Wednesday, June 12, 2013

Good Read: The Important Thing About Yelling

Oh my... I'm very emotional right now after reading this wonderful post from Rachel Macy Stafford from her blog I was crying by the time I finished the article because it was just so touching and so true. Maybe some of you have already come across this article through a link from Facebook (like me) but if you haven't, please take time to read it (even the comments section has some great insights).

As a stay at home mom to two young kids (aged 3 and 2), I have to admit that there are times when I just lose it. One minute, my kids and I are all getting along, laughing and playing. Then suddenly, they both end up fighting over something, the snack they're eating spills everywhere on the floor, they're both crying at the top of their lungs, they don't want to listen to me, the whole house is a mess... and I just feel so out of control! And of course, even if you're the most patient person out there, there will be times when you will just snap and yell. And I admit to doing that. 

I love how this line sums up everything:

"yelling shuts down the communication; it severs the bond; it causes people to separate—instead of come closer."


It's become so easy for me to yell over the smallest things when I'm sleepy, hungry, or overwhelmed. Or even when my kids are asking for attention when I'm busy with something (like blogging!). And no matter how hard you try to put everything in order, there will be instances when they write on the walls, break something, try to put their fingers through the electric fan, step on the iPad, and many many more... And my initial response would be to yell stuff like "NO! WHY DID YOU DO THAT? STOP THAT! THAT'S BAD!" I see it as a way to discipline them, to prevent them from getting hurt, because I love them.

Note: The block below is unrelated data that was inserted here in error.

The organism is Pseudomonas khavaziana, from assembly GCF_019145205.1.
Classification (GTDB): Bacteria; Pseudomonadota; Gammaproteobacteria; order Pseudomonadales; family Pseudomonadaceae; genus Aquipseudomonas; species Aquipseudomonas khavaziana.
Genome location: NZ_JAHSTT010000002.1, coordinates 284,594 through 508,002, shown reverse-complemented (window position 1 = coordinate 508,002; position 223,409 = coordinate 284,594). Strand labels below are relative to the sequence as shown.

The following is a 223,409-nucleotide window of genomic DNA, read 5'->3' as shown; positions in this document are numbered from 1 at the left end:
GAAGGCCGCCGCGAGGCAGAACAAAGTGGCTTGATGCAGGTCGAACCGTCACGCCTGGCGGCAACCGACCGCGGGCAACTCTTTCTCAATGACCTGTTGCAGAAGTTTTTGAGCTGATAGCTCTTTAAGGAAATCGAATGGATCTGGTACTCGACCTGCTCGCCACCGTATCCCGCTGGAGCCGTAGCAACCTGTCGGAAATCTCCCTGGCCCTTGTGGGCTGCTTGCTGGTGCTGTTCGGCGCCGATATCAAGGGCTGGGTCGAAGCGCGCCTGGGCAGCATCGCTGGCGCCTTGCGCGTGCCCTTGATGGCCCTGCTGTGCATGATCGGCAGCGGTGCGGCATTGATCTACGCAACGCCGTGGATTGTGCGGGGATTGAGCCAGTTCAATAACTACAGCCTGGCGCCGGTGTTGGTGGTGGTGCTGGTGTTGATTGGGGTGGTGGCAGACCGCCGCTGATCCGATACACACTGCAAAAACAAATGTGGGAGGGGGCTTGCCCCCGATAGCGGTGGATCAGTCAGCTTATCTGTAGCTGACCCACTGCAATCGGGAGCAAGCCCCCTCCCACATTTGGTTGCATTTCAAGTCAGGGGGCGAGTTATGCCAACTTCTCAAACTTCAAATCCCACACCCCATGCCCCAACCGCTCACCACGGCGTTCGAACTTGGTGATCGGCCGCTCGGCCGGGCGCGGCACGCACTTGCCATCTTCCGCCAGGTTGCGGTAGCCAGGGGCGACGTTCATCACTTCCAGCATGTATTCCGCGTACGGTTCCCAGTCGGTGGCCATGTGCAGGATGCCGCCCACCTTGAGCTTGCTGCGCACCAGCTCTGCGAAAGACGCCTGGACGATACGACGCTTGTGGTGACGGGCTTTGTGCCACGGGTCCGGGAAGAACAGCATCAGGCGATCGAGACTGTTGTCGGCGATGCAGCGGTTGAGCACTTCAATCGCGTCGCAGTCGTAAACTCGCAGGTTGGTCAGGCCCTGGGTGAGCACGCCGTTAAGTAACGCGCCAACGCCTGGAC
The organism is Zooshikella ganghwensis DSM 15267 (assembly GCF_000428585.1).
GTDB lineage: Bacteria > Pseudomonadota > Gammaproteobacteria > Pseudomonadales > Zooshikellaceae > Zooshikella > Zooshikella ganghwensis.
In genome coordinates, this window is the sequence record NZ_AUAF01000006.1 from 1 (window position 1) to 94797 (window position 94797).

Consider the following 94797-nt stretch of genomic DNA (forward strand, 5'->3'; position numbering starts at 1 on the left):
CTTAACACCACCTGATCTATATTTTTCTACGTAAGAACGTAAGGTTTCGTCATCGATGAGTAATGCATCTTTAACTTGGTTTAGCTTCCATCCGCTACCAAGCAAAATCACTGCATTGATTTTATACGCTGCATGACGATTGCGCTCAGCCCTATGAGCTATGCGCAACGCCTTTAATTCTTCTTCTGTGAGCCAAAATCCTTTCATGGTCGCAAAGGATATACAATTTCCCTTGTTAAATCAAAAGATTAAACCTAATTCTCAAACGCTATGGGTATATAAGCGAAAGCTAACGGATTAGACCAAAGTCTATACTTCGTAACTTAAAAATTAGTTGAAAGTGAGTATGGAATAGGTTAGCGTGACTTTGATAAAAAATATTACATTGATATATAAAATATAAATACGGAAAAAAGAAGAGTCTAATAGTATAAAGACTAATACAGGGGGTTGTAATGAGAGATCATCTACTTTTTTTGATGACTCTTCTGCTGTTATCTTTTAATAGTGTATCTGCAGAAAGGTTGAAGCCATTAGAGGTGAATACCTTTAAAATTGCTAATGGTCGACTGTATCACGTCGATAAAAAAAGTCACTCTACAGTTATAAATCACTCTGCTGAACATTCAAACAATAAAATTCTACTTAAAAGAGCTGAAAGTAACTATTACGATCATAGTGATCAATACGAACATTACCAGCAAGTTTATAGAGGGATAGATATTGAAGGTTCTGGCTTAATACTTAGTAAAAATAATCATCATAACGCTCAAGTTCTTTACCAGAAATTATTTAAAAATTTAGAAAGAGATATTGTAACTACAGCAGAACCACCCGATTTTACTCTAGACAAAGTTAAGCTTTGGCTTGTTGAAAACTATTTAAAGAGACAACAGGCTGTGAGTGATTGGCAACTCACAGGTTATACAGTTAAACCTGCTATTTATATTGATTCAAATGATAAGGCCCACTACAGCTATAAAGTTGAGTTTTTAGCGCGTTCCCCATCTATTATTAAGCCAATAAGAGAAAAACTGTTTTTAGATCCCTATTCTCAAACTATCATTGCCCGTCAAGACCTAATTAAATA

But I have to realize that they don't know what they're doing is wrong. They're babies and these are all new to them. It's important to understand that we are there to teach our children. My job as a parent is to educate them and not get annoyed when they do something I'm sure they had no idea was wrong. By yelling at them, we instill fear in them to try new things, to explore, to be themselves. I've noticed lately that when my 3 year old daughter does something, her immediate response is to say "SORRY!" even when it isn't her fault or it was just an accident. It made me realize that maybe I've been scolding her way too much that's why it's become normal for her to apologize over everything. I definitely don't want my kids to be scared of me that is why I am thankful for this article because it has really inspired me and opened my eyes to change.

Here are some more beautiful words from the article to end this post:

"The important thing is … it’s not too late to stop yelling.
The important thing is … children forgive–especially if they see the person they love trying to change.
The important thing is … life is too short to get upset over spilled cereal and misplaced shoes.
The important thing is … no matter what happened yesterday, today is a new day.
Today we can choose a peaceful response.
And in doing so, we can teach our children that peace builds bridges—bridges that can carry us over in times of trouble."
Read the complete article The Important Thing About Yelling HERE.

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